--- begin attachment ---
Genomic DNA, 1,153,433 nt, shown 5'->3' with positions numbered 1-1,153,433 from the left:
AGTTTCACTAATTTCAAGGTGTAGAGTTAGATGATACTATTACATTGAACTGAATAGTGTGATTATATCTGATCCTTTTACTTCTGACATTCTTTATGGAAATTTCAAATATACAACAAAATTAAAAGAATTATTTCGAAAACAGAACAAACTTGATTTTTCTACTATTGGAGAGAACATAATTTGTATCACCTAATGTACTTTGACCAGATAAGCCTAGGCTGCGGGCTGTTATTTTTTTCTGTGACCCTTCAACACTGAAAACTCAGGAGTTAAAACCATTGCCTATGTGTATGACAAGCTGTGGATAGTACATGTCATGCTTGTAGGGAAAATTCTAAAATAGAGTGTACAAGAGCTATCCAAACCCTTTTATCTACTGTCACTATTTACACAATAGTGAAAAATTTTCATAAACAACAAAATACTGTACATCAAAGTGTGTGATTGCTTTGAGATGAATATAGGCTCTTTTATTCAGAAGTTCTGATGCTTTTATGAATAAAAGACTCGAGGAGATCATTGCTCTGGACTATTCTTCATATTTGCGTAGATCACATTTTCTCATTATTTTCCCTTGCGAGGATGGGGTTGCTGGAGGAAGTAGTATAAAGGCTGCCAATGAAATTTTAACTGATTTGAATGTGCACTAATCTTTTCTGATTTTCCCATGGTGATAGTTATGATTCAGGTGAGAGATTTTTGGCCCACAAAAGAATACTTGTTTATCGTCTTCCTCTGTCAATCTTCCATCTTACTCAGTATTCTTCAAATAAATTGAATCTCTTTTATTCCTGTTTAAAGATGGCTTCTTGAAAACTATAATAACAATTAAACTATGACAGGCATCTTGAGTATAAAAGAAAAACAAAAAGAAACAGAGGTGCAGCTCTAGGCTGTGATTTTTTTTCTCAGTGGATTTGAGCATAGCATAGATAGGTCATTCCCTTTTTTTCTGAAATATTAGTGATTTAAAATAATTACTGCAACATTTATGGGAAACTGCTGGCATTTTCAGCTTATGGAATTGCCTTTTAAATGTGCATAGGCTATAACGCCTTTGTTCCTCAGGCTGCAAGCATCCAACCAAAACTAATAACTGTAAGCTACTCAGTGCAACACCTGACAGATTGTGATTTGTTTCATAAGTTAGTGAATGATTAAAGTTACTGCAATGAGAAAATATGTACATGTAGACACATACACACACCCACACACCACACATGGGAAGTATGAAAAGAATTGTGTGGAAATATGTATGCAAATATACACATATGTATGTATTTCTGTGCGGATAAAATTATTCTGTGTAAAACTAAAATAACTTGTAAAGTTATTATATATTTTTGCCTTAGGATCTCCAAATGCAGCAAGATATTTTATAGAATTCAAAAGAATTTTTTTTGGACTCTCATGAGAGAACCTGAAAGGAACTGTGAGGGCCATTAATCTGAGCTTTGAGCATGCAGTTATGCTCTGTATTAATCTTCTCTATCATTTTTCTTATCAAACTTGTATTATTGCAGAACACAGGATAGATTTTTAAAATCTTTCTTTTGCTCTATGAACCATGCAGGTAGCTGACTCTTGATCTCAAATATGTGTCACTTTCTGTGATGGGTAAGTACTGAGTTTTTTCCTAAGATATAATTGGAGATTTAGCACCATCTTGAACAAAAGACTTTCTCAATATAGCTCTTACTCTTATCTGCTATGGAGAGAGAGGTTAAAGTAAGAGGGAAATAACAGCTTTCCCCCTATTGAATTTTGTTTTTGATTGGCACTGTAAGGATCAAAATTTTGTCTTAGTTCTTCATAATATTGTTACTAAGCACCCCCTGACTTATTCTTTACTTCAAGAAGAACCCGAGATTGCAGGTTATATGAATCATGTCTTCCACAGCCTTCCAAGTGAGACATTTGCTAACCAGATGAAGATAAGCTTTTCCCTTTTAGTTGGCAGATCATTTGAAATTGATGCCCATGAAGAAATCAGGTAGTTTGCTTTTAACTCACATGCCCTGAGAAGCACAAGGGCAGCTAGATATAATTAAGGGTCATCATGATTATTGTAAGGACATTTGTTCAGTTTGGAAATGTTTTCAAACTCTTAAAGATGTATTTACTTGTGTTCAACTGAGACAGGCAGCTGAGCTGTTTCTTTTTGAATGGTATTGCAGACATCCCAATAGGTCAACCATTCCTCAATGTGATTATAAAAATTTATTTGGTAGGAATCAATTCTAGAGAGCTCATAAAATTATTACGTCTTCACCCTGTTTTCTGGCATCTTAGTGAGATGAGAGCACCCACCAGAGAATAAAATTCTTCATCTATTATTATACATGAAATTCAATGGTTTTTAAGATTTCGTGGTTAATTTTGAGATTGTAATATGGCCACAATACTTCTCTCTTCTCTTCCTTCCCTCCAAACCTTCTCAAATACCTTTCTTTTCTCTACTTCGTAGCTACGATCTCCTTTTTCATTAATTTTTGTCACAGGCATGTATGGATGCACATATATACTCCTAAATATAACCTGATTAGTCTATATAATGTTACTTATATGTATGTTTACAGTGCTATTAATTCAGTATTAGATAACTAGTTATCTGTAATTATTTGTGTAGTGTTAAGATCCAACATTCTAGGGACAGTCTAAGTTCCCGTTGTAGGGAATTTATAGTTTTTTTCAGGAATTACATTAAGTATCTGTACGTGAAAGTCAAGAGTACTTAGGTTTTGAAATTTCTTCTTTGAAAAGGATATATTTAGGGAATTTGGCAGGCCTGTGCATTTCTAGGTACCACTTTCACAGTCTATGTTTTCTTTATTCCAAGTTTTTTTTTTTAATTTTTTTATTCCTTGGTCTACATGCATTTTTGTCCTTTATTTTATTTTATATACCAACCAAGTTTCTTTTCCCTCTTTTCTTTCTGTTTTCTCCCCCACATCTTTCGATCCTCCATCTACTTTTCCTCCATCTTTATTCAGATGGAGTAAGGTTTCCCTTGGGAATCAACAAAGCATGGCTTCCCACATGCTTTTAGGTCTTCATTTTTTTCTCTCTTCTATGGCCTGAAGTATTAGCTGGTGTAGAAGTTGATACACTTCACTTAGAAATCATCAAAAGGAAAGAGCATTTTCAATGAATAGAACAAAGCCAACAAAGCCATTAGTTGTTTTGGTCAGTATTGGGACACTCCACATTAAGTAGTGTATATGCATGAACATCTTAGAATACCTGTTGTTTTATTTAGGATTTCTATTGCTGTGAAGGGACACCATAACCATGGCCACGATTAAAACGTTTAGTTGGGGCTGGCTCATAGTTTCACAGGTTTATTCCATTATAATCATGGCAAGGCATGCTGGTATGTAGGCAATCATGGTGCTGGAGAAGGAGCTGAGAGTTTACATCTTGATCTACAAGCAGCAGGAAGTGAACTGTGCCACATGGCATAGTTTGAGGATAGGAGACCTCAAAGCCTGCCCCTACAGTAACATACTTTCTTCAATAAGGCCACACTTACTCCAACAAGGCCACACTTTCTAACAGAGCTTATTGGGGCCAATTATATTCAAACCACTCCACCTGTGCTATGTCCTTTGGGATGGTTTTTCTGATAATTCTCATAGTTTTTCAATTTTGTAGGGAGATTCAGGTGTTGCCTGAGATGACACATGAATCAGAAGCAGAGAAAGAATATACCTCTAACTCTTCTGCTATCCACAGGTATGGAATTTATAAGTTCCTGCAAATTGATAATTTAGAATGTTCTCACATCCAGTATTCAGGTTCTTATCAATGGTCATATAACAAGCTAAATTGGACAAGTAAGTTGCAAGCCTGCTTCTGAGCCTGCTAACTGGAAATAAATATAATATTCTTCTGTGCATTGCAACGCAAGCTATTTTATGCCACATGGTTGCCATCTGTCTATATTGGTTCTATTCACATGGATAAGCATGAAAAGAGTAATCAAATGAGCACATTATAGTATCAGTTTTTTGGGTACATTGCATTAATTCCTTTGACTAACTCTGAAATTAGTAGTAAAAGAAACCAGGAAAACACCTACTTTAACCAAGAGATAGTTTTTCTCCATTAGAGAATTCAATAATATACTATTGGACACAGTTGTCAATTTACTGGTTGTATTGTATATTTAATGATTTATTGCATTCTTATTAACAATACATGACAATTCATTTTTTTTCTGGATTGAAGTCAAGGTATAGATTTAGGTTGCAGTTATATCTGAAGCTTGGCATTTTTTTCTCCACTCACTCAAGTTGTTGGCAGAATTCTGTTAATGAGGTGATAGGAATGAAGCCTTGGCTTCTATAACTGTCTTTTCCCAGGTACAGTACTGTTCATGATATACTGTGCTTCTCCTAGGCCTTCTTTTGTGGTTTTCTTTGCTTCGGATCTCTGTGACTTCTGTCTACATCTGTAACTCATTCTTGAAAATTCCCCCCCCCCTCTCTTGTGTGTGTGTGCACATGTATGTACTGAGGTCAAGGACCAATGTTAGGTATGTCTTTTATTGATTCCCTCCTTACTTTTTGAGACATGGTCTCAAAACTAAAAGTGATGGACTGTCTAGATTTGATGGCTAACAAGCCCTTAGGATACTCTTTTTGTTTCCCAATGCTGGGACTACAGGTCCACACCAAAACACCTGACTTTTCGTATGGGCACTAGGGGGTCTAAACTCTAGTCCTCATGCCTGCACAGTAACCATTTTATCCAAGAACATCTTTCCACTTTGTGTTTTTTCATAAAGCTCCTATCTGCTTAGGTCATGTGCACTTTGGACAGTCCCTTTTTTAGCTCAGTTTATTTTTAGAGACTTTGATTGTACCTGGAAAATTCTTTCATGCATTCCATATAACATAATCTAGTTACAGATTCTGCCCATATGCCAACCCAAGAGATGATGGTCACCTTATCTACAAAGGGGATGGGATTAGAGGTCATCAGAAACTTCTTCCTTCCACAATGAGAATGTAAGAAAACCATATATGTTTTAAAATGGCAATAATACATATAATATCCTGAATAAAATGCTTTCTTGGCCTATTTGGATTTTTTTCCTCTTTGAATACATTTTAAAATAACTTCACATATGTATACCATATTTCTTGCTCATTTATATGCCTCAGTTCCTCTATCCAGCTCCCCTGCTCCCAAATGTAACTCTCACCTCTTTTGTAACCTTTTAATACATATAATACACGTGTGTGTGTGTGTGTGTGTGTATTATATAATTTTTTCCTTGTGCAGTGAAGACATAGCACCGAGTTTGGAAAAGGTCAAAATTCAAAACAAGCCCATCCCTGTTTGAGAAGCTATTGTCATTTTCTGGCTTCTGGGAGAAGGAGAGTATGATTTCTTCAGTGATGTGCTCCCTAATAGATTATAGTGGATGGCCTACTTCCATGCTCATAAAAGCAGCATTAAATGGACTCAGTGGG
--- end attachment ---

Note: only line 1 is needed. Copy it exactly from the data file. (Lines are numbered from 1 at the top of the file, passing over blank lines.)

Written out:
Genomic DNA, 1,153,433 nt, shown 5'->3' with positions numbered 1-1,153,433 from the left: